Monday, 16 January 2017

Videocart-1 (Fairchild Channel F review)

Developer: Fairchild
Publisher: Fairchild
Released: 1976

Videocart-1 consists of four titles and has the distinction of being the first programmable ROM cartridge in videogame history.

In Tic-Tac-Toe you play on a 3x3 grid and the winner is the first person to place three X's or O's in a row. The gameplay is mildly entertaining for a few goes but unfortunately there's no multiplayer. In single player, it's impossible to lose as you always move first allowing you to capture the top-corners for a quick win. A respectable rendition of the classic game but limited replayability. In Shooting Gallery the object is to hit as many targets as possible against the clock. Your rifle icon changes position after each hit and ricochets are frequently required. It's purely skill-based and combines split-second accuracy for some surprisingly enjoyable action; in fact, it reminds me of trick-shots in snooker! The timer adds some tension and there's even turn-based multiplayer. A simple, but addictive twitch-style game. Doodle is a sketching application with three colours and five pen sizes. The controls are okay but it's difficult to move diagonally with precision. There's also an issue when you stop drawing, as taking control of the cursor to move to another position overwrites part of what you've just sketched. Neat for the time but more of a novelty nowadays. Quadra-Doodle is a kaleidoscopic application where the computer creates patterns on-screen. It requires minimal input and your only participation is changing the background colour or line size. After a short while the overuse of lines spanning across three colours begins to look garish and cluttered to the point where it hurts your eyes! The patterns are randomised though and I like that you can import them into Doodle mode. However, it's pretty pointless these days unless you're really, really bored!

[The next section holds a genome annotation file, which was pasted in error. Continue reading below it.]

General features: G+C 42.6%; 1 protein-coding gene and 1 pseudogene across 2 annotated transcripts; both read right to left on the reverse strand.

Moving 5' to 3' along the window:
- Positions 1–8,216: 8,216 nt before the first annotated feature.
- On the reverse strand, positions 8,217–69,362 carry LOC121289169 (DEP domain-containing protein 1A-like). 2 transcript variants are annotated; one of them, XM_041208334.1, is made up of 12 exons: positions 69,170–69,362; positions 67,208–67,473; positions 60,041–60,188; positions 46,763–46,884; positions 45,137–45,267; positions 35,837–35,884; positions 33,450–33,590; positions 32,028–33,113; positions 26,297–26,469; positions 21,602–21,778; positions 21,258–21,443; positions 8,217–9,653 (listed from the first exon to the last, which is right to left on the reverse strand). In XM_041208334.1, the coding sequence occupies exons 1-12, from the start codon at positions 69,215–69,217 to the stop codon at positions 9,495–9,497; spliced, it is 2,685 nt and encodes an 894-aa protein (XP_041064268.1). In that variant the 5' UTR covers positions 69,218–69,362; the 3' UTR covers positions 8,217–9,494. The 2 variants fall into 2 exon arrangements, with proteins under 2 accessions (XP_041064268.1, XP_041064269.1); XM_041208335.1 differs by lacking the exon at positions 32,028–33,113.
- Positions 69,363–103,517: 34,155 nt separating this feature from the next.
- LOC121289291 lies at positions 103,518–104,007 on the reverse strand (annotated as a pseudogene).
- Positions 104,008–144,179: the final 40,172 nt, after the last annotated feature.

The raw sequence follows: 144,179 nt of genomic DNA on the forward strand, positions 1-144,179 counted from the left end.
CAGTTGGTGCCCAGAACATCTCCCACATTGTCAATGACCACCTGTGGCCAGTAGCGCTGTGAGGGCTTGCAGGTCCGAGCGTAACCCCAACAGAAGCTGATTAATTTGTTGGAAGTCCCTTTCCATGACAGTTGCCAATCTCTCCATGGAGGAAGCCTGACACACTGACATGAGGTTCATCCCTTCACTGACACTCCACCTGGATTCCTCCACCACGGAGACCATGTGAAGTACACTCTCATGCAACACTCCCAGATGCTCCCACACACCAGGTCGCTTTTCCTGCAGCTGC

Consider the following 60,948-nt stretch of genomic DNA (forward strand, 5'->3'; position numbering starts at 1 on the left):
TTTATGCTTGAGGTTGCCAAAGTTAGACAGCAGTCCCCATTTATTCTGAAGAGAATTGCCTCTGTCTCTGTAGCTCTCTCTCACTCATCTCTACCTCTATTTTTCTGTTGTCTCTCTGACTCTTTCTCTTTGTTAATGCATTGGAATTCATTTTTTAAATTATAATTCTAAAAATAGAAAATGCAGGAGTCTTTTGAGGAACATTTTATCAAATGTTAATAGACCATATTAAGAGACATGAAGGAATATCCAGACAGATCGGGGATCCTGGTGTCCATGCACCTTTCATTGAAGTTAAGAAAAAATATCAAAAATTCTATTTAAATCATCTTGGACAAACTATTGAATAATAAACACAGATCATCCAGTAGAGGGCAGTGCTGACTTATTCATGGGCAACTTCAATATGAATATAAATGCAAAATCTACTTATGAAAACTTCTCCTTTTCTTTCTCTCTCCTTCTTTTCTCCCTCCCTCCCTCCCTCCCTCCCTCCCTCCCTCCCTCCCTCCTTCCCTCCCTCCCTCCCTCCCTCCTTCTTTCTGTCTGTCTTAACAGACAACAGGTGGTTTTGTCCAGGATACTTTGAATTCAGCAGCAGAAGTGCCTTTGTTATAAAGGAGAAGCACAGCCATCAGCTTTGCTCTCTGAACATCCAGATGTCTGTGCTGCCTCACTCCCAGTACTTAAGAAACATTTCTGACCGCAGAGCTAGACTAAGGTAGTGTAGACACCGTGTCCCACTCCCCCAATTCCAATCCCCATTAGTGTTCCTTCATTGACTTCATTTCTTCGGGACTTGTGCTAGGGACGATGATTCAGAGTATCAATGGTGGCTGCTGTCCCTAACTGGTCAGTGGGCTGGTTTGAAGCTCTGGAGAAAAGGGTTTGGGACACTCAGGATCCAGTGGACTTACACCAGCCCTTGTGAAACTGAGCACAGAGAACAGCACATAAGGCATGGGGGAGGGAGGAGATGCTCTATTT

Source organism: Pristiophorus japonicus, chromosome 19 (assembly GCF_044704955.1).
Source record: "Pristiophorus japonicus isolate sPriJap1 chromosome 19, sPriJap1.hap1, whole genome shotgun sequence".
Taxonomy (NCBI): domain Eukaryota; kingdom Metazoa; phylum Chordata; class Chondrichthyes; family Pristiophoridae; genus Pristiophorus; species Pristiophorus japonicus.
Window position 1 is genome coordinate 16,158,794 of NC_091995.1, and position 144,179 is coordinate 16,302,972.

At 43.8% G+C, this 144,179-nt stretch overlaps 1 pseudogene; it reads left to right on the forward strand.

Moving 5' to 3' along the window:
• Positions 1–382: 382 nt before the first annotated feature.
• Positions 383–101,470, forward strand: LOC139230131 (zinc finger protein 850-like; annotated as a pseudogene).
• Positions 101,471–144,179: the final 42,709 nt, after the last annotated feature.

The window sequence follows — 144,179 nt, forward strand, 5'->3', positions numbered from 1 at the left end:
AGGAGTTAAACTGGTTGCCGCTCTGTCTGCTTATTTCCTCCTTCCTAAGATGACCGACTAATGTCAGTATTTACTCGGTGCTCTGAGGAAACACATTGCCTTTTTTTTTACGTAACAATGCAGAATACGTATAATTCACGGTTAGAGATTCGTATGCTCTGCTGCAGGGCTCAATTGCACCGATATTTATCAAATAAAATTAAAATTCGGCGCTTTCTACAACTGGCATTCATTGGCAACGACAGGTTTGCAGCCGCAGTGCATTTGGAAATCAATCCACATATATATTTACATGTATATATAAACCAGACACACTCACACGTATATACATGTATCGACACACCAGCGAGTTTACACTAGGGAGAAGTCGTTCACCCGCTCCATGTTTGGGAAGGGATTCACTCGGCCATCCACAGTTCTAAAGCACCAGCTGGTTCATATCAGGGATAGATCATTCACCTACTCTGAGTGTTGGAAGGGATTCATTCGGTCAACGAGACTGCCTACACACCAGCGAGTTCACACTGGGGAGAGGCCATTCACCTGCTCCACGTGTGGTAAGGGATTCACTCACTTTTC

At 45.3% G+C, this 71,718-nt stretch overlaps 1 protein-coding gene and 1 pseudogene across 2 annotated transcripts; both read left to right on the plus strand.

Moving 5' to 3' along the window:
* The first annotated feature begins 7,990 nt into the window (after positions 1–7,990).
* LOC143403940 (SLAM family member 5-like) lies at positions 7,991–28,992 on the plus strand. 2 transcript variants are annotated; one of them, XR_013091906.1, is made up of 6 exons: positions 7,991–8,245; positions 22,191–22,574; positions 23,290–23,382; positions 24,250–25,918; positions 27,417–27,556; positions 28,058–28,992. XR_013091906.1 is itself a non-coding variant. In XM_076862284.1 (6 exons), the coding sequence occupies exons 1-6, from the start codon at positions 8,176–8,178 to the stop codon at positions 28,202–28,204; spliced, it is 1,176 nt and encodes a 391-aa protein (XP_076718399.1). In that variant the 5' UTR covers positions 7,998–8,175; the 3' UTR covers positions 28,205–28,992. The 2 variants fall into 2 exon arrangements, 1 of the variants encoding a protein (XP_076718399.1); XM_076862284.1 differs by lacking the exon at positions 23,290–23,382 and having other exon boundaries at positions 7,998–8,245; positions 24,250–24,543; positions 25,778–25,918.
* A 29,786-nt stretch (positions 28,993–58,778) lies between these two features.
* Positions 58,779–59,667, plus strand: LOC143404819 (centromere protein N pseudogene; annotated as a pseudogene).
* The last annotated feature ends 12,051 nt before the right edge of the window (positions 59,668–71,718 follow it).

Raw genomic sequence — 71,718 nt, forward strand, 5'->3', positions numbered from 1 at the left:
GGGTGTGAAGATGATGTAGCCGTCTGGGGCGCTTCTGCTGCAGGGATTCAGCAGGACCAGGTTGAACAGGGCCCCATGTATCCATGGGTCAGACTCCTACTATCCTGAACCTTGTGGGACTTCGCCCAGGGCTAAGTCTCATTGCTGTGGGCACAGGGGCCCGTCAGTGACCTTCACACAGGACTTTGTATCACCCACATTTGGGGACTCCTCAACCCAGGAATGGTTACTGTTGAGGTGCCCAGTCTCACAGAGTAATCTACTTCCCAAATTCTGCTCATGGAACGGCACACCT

Videocart-1 is a sluggish first step in the Fairchild Channel F's library, as three quarters of what it has to offer is marginally entertaining at best. Still, Shooting Gallery is definitely worth playing if you're a fan of early Arcade blasters and its focus on multiplayer gives it a competitive edge that's missing in the cartridge's other titles.
Random trivia: In 1978, German electronics company SABA released a translated version of the cartridge alongside the console's launch in Germany.

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